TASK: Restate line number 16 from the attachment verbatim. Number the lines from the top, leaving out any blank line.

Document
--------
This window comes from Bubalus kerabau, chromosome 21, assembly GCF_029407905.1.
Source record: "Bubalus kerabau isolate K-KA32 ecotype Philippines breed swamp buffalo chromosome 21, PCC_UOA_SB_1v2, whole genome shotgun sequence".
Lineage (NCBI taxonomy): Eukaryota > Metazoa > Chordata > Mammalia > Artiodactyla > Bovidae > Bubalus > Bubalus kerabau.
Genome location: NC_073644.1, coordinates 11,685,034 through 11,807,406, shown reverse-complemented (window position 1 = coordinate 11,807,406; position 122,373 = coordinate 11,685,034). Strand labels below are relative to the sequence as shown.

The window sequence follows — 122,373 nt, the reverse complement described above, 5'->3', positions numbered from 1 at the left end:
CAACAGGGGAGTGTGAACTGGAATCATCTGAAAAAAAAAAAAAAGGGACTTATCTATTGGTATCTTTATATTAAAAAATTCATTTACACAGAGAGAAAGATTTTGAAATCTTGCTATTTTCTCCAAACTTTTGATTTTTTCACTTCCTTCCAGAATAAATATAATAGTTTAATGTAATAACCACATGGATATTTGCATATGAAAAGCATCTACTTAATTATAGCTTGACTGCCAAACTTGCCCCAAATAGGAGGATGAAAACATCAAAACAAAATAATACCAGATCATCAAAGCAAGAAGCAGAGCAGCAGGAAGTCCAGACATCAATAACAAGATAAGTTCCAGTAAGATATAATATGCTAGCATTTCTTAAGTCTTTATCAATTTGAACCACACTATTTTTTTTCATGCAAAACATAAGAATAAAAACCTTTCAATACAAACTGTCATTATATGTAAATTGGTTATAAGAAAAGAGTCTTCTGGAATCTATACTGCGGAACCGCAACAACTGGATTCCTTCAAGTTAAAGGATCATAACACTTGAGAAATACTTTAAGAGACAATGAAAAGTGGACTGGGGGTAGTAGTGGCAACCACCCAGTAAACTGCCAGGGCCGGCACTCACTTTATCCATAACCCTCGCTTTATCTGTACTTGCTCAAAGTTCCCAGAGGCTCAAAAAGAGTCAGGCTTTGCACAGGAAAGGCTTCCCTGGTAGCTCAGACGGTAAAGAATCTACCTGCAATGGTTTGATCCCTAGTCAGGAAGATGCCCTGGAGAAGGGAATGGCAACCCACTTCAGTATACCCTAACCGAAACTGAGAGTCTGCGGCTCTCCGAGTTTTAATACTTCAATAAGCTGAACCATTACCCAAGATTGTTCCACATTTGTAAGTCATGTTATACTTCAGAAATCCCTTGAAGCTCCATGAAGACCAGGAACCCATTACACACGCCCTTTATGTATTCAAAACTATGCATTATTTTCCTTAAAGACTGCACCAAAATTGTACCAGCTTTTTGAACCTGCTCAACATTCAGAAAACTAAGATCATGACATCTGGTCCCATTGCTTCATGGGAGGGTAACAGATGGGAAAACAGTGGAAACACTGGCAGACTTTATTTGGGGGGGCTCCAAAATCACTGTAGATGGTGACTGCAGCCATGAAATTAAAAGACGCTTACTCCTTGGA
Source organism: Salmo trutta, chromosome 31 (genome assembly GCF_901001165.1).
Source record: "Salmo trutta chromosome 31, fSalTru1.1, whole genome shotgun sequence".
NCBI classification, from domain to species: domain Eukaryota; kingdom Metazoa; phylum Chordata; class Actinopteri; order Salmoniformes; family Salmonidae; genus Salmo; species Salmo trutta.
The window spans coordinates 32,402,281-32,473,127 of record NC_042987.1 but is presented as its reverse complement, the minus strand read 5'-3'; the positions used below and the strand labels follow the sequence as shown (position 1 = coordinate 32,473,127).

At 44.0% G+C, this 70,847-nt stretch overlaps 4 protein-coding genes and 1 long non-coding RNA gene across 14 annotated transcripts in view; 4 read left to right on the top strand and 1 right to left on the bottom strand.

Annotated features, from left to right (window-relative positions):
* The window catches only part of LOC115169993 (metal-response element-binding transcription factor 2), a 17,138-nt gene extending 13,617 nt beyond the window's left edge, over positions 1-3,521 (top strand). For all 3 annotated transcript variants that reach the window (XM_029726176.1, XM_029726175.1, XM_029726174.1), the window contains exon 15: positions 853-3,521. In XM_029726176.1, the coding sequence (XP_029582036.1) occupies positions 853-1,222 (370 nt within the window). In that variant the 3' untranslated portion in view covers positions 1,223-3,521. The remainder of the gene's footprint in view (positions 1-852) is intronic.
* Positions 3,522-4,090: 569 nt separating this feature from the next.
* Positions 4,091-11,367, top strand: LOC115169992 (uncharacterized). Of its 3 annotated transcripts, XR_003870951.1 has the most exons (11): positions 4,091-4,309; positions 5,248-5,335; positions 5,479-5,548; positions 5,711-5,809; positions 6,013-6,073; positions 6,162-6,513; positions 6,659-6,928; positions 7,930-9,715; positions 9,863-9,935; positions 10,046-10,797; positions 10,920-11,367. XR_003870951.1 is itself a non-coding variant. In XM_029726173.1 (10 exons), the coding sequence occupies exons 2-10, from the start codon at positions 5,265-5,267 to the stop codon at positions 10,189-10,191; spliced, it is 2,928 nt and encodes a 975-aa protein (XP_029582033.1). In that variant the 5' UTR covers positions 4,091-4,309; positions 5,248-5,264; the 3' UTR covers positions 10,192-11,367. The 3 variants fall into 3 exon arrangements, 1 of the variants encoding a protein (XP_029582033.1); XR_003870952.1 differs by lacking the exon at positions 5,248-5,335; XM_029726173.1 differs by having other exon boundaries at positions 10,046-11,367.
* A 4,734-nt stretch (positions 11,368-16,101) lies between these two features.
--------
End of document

* A 4,734-nt stretch (positions 11,368-16,101) lies between these two features.